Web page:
Galeano, Eduardo. Soccer in Sun and Shadow. Translated by Mark Fried. New York and London: Verso, 2003.
Uruguayan author Eduardo Galeano writes an engaging, entertaining memoir of his life-long love affair with soccer. Along the way, he treats the reader to several excellent anecdotes and more than a few surprising number. His thesis, such as it is, is to explain why soccer is important, in the grand scheme of things, and how the sport brings people together. He cannot resist as few potshots at both FIFA and UEFA for excluding the Americas, Africa, and Asia (though that changed, to a small degree, in 1994, which he notes. The book, of course, was published seven years ago so it cannot take into account the 2010 World Cup in South Africa).
Galeano has an informal style of writing that lends itself to the book’s structure, which is a series of small one to five page chapters. Each chapter has a theme that highlights a particularly important point in soccer’s history. Soccer as religion is a particularly important theme throughout, as players and fans pray, coaches invoke God or the Virgin Mary (p. 65-67), and priests bless home pitches for good luck. Of course, that also leads to people placing curses on rival teams (p. 62). From the real to the absurd, Galeano has an excellent feel for why soccer is important not only to Latin Americans (and Uruguayans) but also the world.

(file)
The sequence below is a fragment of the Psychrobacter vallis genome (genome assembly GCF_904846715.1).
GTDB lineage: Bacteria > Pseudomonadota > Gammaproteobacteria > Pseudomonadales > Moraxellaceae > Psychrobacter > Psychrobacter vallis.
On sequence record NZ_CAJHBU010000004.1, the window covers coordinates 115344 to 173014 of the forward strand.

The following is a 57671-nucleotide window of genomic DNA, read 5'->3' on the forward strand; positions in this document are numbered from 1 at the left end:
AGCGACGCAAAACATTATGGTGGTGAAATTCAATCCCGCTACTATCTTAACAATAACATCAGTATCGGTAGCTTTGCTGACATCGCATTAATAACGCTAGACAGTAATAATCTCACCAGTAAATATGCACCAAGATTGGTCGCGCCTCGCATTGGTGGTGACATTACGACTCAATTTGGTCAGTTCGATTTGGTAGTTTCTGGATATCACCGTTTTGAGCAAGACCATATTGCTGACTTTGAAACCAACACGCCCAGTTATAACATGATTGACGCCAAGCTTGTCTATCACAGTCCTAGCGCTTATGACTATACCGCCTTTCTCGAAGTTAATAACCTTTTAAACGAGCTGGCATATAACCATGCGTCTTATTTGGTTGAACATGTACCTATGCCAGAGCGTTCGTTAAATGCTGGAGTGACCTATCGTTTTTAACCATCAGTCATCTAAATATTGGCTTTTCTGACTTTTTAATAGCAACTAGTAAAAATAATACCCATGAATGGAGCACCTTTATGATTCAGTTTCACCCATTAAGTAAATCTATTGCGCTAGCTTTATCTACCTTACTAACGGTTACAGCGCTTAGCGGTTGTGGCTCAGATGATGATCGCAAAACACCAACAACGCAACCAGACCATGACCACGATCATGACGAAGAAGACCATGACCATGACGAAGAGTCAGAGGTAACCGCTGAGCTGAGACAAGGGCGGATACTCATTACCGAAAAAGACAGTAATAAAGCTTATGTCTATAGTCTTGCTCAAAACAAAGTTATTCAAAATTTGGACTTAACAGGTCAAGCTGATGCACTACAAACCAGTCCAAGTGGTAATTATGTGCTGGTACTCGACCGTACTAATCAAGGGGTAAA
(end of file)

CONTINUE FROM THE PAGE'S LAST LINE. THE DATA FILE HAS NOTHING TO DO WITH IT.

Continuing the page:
To his credit, Galeano avoids connecting soccer to class, as so many authors do, while simultaneously noting the joie de vivre that some teams have and others don’t. That, he writes, has more to do with culture than with class. It’s like comparing the grim machinations of today’s Chelsea or Manchester United side with the unadulterated joy of FC Barcelona. Soccer, Galeano believes, should be enjoyed because if it’s not, it becomes nothing more than a business. And that’s his point: soccer wasn’t always a multi-billion dollar business and now that it is, that doesn’t mean that all the joy needs to be sucked out of it. Soccer in Sun and Shadow is a love letter to the game itself, which is a joyful experience despite the best efforts of those who see it in purely economic terms.